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Hyperion eyepiece recommendations...


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Morning all,

Now it's pay day I'm hoping to pick up a decent eyepiece for my scope. I think I've narrowed down my choice to one of the hyperion ones but I can't decide which size to go for.

What are your recommendations? Go for a 5mm for plantery viewing? Go for a 20mm for wider field stuff?

What does everyone reckon?

I've got a 2x and 3x barlow, but to honest they are a bit pants.

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Hi Richard. I think it's tough to give advice because we all vary in our needs.

However, what do you find you like using most, with the eyepieces you already

have ? that may be your best clue as to what is best for you.

For me, I cannot live without a nice low power wide field eyepiece, so thats

where I'd upgrade to first, then fill in with medium and high power. A 5mm would

give 130x with your scope, should be within it's capabilities. I much prefer a smaller

sharper view on the planets than bigger but fuzzier, Jupiter/Saturn are nice at that

mag. But we all vary, and others may think differently.

Best regards, Ed.

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Hmm I'd think about focal lengths and magnifications. (after thinking about what you want to observe)

My 13mm BH gives, with my 670mm focal length, 670/13 = 51x magnification.

Your Celestron is 650mm focal length, thus a 13mm would give 50x magnification.

That magnification is surprisingly good for seeing just enough detail but wide enough to give a good area of the sky. If you're out of light, then having a barlow isn't going to make a difference, so having this would give you higher mags for brighter planets but also give you a good work horse for normal use.

I find with the 13mm that 20mm is just a little too wide (33x) and I'll probably invest in a 8-9mm (75x) and a 2x Barlow for planets.

Edited by NickK
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Cheers for the replies - they've given me a lot to consider.

To answer your questions NGC 1502 - I have the standard 10mm and 20mm eyepieces that came with the scope - and because I'm a beginner that struggles to find the moon on most nights I'm mostly observing the Moon, Jupiter and Saturn, the Orion Nebula and M45.

Basically if it's easy to locate, that what I'm looking at for the moment until my skills improve.

What attracted me to the Hyperions was the ability to attach cameras to them and that the reviews for them are very favourable.

I can apprieciate that any and all advice on the matter is mostly subjective, but any advice at this point is better for me than guessing what to go for (especially since there's a fair chunk of pay day involved).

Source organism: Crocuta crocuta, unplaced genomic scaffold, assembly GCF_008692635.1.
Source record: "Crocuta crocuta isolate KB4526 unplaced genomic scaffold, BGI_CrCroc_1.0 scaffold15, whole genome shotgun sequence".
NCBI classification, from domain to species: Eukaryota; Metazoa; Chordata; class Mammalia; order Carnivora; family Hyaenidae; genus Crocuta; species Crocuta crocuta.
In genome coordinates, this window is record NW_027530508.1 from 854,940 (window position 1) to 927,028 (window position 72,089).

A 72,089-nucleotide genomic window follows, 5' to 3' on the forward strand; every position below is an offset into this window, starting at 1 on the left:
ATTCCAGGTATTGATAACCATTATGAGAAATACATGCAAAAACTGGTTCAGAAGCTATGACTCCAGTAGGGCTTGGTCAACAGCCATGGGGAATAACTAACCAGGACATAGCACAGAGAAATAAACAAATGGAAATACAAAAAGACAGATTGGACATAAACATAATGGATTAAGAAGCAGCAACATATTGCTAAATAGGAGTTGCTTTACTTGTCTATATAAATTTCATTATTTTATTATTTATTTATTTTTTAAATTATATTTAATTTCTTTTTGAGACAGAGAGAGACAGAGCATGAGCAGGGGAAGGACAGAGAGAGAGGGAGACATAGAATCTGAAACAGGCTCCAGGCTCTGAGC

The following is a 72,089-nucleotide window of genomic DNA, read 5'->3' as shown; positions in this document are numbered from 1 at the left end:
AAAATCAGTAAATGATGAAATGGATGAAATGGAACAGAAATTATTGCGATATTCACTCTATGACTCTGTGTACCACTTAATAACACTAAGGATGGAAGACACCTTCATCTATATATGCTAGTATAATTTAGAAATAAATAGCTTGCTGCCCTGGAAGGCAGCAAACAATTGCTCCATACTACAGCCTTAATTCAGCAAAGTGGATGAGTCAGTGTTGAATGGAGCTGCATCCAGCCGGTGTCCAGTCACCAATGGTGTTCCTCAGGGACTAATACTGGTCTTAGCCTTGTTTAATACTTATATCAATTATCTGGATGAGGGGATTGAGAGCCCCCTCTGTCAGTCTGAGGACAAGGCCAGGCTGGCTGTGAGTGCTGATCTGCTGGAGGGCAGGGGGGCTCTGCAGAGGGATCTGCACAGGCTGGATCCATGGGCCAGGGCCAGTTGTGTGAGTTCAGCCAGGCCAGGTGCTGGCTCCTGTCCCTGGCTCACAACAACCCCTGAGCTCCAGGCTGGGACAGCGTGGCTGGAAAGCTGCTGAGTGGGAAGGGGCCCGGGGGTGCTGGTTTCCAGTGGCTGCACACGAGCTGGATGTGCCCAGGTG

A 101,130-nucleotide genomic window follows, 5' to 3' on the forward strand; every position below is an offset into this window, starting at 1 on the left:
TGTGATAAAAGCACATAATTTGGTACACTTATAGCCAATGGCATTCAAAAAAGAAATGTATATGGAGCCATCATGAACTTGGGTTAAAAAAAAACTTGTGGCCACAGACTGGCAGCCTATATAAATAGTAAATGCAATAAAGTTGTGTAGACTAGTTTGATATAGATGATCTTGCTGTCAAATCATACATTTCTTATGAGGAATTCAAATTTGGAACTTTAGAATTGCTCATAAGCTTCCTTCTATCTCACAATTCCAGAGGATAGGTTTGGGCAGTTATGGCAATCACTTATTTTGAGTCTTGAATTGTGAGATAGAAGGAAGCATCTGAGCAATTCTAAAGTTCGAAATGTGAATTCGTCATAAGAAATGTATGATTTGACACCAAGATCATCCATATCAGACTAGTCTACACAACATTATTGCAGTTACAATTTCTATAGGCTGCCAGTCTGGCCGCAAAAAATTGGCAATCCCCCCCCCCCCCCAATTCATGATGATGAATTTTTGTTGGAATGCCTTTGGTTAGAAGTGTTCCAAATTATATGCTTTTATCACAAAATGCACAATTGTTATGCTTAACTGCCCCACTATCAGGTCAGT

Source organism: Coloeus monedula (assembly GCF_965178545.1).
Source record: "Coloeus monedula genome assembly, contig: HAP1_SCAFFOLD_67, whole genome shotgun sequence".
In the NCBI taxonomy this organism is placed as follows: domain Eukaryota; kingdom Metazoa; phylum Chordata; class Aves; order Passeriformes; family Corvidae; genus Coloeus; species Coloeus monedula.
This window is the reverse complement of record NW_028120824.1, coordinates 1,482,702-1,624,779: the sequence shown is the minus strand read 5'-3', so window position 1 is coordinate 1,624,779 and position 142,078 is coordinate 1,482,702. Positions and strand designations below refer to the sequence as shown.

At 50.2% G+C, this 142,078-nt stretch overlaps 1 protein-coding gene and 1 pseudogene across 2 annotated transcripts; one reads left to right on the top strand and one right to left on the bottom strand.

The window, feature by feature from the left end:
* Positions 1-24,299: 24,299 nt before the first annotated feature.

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Given that you already have the 20mm & 10mm, I'd seriously consider the 5mm Hyperion. With 130x mag and around a 1mm exit pupil, the 5mm would make a pretty much ideal high power eyepiece for lunar and planetary in your scope.

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One point - having tried both my bundled vixen Plossls (6mm & 20mm) and the BH 13mm through the pentax, there's a big difference so don't think replacing the bundled EPs with better quality ones is a waste.

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Hi Richard

I have the 5mm and can confirm it is a quality bit of kit, one thing I love about these EPs is the flexibility.

Add the fine tuning rings and change it to a 3mm(ish) ep, remove the first group of lenses and it becomes a 22mm(though you need a 2" focuser to take advantage of this.)

I have also purchased the T2 adapter and confirm it gives a rock solid connection to the T2 ring and camera.

IMHO these EPs are worth every penny.

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I have a 130P and an 8mm Hyperion which gives a very nice view at 81x magnification. You'll see the banding on Jupiter and pretty clear views of Saturns rings with that combo. If I want more then I use the TV Radian 5mm cos at f5 quality ep's will be needed.

To accompany the 8mm I'd go for the 17mm - you won't need to barlow either but for a few quid more get both fine tuning rings and you'll have a nice range of viewing possibilities which you can also attach a dslr to.

The hyperions are great mid range ep's - very sharp and clear - little or no discernable internal reflections - and photo flexible. I also have the zoom which I'd highly recommend for your scope. It made my 150P really start to perform when I first got it. All are much much better than supplied ep's :)

Edited by brantuk
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When I had my Hyperions, I found the 8mm got the most use. It gave nice planetary views when the conditions weren't letting use the 5mm (I had the 3.5mm but it never got any use) and also did the job for globular clusters and planetary nebulae. For wider views the 17 & 24 normally were used.

Tony..

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Cheers everyone for your help - this site continues to amaze me on how much useful information can be shared between people :)

Judging by the advice it looks like an 8mm Hyperion will be the thing to go for with a fine tuning ring as well.

Thanks everyone again for your help.

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